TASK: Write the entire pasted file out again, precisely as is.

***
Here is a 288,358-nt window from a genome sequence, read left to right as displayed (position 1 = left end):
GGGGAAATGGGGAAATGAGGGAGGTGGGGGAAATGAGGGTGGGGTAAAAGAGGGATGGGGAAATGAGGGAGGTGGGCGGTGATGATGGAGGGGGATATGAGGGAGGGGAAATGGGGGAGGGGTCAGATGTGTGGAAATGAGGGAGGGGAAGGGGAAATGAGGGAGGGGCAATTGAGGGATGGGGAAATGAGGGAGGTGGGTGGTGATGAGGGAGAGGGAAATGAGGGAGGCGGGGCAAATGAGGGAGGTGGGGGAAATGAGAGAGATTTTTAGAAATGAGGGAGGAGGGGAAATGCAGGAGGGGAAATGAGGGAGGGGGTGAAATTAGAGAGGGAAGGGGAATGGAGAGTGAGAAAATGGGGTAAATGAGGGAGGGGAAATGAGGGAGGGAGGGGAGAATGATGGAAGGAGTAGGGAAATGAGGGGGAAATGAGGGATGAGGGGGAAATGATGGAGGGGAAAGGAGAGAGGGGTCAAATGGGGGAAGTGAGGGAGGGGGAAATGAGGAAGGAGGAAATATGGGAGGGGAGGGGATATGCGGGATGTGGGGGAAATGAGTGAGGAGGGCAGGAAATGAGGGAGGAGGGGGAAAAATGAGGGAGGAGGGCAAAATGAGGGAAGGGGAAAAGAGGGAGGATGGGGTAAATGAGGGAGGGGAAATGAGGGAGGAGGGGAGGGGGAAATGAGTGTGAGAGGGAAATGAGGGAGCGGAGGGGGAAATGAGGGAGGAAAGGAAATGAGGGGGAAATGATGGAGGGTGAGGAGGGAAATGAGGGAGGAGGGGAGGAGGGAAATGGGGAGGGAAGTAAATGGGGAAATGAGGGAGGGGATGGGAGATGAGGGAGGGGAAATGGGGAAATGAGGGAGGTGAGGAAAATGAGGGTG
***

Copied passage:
Here is a 288,358-nt window from a genome sequence, read left to right as displayed (position 1 = left end):
GGGGAAATGGGGAAATGAGGGAGGTGGGGGAAATGAGGGTGGGGTAAAAGAGGGATGGGGAAATGAGGGAGGTGGGCGGTGATGATGGAGGGGGATATGAGGGAGGGGAAATGGGGGAGGGGTCAGATGTGTGGAAATGAGGGAGGGGAAGGGGAAATGAGGGAGGGGCAATTGAGGGATGGGGAAATGAGGGAGGTGGGTGGTGATGAGGGAGAGGGAAATGAGGGAGGCGGGGCAAATGAGGGAGGTGGGGGAAATGAGAGAGATTTTTAGAAATGAGGGAGGAGGGGAAATGCAGGAGGGGAAATGAGGGAGGGGGTGAAATTAGAGAGGGAAGGGGAATGGAGAGTGAGAAAATGGGGTAAATGAGGGAGGGGAAATGAGGGAGGGAGGGGAGAATGATGGAAGGAGTAGGGAAATGAGGGGGAAATGAGGGATGAGGGGGAAATGATGGAGGGGAAAGGAGAGAGGGGTCAAATGGGGGAAGTGAGGGAGGGGGAAATGAGGAAGGAGGAAATATGGGAGGGGAGGGGATATGCGGGATGTGGGGGAAATGAGTGAGGAGGGCAGGAAATGAGGGAGGAGGGGGAAAAATGAGGGAGGAGGGCAAAATGAGGGAAGGGGAAAAGAGGGAGGATGGGGTAAATGAGGGAGGGGAAATGAGGGAGGAGGGGAGGGGGAAATGAGTGTGAGAGGGAAATGAGGGAGCGGAGGGGGAAATGAGGGAGGAAAGGAAATGAGGGGGAAATGATGGAGGGTGAGGAGGGAAATGAGGGAGGAGGGGAGGAGGGAAATGGGGAGGGAAGTAAATGGGGAAATGAGGGAGGGGATGGGAGATGAGGGAGGGGAAATGGGGAAATGAGGGAGGTGAGGAAAATGAGGGTG